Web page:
Students lead local charity festival

Pauline Alterio, Photo Editor

It was cold, wet, and windy on April 9, and ten high school seniors were set to hold the first Bellefonte Senior Institute charity festival. The students hoped to aid the Centre County Housing Transition initiative, which lost a large part of its central complex to a devastating fire earlier this year. The company works throughout the county to give individuals safe, temporary homes or to find permanent ones – for free – so when the Senior Institute class heard the group needed help, they stepped up to the challenge.

“We wanted to raise money and awareness for the Housing Transitions, while also helping local and student artists,” Senior Institute student David Galchenko said. “So we thought a festival to feature all these people would be great.”

The class soon began work on the festival, planning layouts and contacting over 50 local food and craft vendors, musicians, and businesspeople to fill tents that were arranged in the high school courtyard. The students ultimately secured over 33 merchants for their event, with several Bellefonte students among them.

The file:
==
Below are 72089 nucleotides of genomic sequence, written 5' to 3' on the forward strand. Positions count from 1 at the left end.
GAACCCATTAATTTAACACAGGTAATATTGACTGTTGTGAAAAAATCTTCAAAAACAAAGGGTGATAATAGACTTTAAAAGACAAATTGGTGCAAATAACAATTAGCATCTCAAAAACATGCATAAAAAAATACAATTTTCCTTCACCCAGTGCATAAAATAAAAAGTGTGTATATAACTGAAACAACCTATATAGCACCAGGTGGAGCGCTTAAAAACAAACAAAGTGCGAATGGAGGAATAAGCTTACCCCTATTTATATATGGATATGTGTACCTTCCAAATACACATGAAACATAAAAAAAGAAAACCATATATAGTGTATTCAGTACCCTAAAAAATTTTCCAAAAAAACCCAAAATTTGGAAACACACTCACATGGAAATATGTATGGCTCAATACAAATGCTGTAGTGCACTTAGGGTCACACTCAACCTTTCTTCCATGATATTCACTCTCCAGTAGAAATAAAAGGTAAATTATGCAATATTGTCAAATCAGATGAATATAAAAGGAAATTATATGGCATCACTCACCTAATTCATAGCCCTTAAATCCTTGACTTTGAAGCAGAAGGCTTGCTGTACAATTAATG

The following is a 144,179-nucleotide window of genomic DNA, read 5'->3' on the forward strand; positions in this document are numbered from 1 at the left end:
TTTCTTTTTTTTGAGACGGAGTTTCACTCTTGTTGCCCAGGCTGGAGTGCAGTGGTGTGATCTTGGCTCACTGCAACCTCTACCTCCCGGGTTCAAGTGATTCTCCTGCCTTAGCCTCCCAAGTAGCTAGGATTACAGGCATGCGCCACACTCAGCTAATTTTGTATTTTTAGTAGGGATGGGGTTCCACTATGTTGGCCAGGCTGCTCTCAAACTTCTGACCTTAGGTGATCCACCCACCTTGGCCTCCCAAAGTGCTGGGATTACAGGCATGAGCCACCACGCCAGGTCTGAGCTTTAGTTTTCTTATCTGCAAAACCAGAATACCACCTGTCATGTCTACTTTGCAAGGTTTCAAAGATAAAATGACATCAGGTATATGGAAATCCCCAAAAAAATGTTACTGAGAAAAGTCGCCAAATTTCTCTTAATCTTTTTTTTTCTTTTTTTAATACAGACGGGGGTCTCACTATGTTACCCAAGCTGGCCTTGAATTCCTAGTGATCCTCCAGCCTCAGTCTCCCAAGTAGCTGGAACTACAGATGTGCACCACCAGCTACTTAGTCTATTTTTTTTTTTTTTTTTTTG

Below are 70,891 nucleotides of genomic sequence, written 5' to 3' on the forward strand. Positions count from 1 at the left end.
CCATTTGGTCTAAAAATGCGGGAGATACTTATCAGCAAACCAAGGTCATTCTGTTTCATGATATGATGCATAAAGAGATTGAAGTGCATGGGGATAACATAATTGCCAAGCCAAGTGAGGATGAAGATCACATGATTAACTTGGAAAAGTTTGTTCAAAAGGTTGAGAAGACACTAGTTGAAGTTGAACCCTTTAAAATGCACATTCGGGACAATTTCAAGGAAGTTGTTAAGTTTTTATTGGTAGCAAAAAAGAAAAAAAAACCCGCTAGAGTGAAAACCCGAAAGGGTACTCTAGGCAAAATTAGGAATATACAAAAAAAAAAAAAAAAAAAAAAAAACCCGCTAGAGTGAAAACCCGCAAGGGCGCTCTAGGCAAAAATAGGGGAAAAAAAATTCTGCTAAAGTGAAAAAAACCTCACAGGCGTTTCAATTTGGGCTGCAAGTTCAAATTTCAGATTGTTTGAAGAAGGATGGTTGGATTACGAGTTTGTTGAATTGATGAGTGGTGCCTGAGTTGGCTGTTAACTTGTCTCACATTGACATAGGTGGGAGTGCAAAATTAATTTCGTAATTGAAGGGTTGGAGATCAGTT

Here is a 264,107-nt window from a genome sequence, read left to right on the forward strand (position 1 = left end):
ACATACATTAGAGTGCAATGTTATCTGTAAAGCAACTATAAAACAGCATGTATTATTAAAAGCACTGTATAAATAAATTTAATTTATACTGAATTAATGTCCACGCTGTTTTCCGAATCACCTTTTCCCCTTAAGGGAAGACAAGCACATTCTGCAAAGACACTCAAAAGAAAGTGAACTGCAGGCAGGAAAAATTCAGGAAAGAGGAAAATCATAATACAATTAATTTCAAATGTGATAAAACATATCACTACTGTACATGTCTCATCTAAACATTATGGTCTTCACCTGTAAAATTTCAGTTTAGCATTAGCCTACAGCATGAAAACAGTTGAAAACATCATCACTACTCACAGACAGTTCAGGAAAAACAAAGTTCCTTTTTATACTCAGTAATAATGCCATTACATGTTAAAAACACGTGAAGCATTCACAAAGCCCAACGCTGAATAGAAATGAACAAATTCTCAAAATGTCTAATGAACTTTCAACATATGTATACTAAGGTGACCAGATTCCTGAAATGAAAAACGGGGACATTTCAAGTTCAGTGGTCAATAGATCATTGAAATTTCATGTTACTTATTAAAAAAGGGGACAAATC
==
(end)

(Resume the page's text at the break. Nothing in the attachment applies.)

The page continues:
Photo by Pauline Alterio

By the festival’s closing that afternoon, the Senior Institute had raised over $2,800, all of which was donated to the Housing Transitions. The great success was largely in part to all those who had attended, and particularly the students who had worked to lead the event. 

“I loved seeing all of the community who came out. It made me happy to see that we had achieved what we wanted to do,” Hana Rados said, a member of the Senior Institute class. “But I want to thank Mrs. Lloyd and Miss Fry for giving up so much of their class time to help us plan this.”

Mrs. Heather McClure (Fry) and Mrs. Jessica Lloyd are co-advisors of the Senior Institute class. Both have worked in the position for several years, but were never before given the opportunity to create something to the scale of April’s festival. So when students approached them on the idea, both enthusiastically agreed.

“One day in class, the students brought up the idea of a festival and we couldn’t stop thinking about it. In one period we had planned to have food trucks, crafters, and local businesses. From then on out, we knew a festival was the path we wanted to go down,” Mrs. Lloyd said. 

The rest, really, was history. Congratulations to the Senior Institute class for their monumental success of kindness and charity.